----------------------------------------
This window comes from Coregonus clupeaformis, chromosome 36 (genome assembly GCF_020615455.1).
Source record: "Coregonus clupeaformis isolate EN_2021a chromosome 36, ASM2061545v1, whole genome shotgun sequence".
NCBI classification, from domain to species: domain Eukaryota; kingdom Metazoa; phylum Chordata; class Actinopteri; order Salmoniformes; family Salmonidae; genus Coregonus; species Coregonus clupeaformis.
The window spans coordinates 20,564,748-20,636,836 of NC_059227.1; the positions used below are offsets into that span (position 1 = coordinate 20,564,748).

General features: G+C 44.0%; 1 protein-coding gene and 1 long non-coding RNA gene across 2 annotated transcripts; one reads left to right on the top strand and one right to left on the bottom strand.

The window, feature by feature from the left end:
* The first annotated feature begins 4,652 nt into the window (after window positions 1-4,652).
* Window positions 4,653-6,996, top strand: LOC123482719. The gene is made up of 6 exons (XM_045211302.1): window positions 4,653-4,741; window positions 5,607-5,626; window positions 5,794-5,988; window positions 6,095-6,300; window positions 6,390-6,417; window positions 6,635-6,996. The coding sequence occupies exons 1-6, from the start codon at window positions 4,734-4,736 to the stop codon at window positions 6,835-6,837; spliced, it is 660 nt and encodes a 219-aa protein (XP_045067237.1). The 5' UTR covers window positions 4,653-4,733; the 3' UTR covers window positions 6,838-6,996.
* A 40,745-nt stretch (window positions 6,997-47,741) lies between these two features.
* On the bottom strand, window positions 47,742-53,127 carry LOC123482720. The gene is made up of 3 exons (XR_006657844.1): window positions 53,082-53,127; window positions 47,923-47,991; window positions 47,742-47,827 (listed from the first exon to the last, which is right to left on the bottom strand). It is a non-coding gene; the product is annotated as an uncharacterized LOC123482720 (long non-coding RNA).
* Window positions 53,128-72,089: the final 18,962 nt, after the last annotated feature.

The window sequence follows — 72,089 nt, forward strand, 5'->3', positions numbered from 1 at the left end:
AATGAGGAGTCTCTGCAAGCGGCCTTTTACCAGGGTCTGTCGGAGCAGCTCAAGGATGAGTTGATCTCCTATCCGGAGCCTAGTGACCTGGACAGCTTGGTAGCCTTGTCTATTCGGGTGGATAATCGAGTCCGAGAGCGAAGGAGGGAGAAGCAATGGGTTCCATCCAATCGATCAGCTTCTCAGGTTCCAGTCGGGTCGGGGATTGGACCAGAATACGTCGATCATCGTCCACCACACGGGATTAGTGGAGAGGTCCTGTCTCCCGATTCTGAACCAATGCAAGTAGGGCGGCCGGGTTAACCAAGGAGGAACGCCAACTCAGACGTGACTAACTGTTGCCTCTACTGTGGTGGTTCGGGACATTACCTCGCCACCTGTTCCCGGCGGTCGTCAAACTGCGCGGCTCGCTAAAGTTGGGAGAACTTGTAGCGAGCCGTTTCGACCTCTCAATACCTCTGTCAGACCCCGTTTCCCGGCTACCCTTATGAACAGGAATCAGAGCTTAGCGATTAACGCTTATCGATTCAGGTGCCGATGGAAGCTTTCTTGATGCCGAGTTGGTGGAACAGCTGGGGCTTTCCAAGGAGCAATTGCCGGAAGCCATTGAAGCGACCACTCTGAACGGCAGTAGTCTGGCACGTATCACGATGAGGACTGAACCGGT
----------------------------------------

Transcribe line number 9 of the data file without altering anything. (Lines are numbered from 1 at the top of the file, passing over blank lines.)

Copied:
* A 40,745-nt stretch (window positions 6,997-47,741) lies between these two features.